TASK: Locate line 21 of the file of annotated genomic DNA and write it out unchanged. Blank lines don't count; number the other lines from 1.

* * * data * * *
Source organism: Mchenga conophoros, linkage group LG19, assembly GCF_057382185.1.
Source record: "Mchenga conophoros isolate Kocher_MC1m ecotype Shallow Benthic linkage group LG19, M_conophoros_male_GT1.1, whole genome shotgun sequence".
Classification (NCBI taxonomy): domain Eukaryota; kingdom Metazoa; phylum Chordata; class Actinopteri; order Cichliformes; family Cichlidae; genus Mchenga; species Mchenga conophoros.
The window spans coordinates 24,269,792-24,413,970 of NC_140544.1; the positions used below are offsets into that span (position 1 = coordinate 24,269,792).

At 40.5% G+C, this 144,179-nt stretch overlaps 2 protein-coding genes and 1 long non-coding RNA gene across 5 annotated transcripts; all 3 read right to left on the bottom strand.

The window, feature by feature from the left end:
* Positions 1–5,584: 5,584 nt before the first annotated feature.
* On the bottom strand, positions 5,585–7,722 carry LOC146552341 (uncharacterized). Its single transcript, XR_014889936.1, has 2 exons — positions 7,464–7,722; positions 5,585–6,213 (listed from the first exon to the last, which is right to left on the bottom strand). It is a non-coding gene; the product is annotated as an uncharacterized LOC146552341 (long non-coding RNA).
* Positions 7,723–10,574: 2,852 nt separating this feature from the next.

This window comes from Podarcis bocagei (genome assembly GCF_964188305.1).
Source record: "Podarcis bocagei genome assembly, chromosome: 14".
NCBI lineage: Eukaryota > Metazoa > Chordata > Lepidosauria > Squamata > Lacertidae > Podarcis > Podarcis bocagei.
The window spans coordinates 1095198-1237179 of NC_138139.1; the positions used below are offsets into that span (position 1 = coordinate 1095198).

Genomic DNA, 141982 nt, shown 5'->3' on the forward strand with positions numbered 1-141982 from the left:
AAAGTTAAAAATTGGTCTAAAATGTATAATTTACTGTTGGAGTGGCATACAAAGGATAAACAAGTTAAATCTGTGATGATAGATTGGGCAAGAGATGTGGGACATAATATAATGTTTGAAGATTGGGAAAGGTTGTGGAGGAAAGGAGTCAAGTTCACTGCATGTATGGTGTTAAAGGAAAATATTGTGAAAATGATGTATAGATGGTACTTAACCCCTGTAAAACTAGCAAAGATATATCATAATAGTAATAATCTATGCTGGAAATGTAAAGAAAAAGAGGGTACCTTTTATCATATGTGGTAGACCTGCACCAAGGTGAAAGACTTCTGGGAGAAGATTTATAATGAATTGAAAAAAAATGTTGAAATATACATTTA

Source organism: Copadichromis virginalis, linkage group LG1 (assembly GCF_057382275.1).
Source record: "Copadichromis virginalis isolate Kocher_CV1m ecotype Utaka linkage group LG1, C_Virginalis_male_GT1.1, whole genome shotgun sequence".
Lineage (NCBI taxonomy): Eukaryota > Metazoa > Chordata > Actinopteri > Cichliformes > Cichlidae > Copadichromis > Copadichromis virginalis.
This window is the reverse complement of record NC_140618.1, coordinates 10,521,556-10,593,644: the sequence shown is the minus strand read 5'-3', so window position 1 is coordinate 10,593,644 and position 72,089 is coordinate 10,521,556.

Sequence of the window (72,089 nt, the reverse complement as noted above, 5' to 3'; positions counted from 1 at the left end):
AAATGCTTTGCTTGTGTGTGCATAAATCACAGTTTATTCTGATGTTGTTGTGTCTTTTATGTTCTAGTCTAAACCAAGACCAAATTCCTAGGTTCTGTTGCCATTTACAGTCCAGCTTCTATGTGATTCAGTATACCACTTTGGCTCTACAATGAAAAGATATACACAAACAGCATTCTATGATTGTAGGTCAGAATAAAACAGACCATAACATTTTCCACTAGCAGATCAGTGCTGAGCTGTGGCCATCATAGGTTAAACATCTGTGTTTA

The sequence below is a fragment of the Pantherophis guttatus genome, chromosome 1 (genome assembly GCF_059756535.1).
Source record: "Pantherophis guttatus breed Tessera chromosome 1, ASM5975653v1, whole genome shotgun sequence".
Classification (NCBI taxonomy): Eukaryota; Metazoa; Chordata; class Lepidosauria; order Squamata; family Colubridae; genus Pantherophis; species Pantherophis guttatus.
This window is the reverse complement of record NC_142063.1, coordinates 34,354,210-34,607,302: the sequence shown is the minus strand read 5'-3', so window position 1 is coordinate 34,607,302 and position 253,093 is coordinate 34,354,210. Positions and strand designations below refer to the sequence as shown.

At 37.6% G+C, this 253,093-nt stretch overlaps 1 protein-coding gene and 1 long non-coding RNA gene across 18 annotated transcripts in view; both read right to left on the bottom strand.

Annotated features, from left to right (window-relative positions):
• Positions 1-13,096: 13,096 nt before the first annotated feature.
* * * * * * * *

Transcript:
AAATGCTTTGCTTGTGTGTGCATAAATCACAGTTTATTCTGATGTTGTTGTGTCTTTTATGTTCTAGTCTAAACCAAGACCAAATTCCTAGGTTCTGTTGCCATTTACAGTCCAGCTTCTATGTGATTCAGTATACCACTTTGGCTCTACAATGAAAAGATATACACAAACAGCATTCTATGATTGTAGGTCAGAATAAAACAGACCATAACATTTTCCACTAGCAGATCAGTGCTGAGCTGTGGCCATCATAGGTTAAACATCTGTGTTTA